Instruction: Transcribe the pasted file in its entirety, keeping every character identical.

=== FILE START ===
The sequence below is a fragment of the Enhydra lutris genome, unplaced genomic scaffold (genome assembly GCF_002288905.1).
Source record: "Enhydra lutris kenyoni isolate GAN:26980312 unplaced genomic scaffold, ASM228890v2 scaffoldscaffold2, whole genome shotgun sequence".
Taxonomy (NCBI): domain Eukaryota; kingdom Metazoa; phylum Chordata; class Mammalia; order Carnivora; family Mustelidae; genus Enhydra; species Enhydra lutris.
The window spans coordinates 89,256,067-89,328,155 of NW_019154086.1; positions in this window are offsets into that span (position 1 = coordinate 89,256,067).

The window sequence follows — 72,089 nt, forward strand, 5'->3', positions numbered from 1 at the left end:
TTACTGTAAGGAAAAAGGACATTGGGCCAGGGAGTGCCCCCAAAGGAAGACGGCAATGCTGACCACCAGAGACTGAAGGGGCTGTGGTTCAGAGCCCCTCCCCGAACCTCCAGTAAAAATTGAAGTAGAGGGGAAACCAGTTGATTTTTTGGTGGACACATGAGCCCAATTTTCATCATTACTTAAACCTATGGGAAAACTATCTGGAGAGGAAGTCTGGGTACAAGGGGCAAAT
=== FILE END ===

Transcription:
The sequence below is a fragment of the Enhydra lutris genome, unplaced genomic scaffold (genome assembly GCF_002288905.1).
Source record: "Enhydra lutris kenyoni isolate GAN:26980312 unplaced genomic scaffold, ASM228890v2 scaffoldscaffold2, whole genome shotgun sequence".
Taxonomy (NCBI): domain Eukaryota; kingdom Metazoa; phylum Chordata; class Mammalia; order Carnivora; family Mustelidae; genus Enhydra; species Enhydra lutris.
The window spans coordinates 89,256,067-89,328,155 of NW_019154086.1; positions in this window are offsets into that span (position 1 = coordinate 89,256,067).

The window sequence follows — 72,089 nt, forward strand, 5'->3', positions numbered from 1 at the left end:
TTACTGTAAGGAAAAAGGACATTGGGCCAGGGAGTGCCCCCAAAGGAAGACGGCAATGCTGACCACCAGAGACTGAAGGGGCTGTGGTTCAGAGCCCCTCCCCGAACCTCCAGTAAAAATTGAAGTAGAGGGGAAACCAGTTGATTTTTTGGTGGACACATGAGCCCAATTTTCATCATTACTTAAACCTATGGGAAAACTATCTGGAGAGGAAGTCTGGGTACAAGGGGCAAAT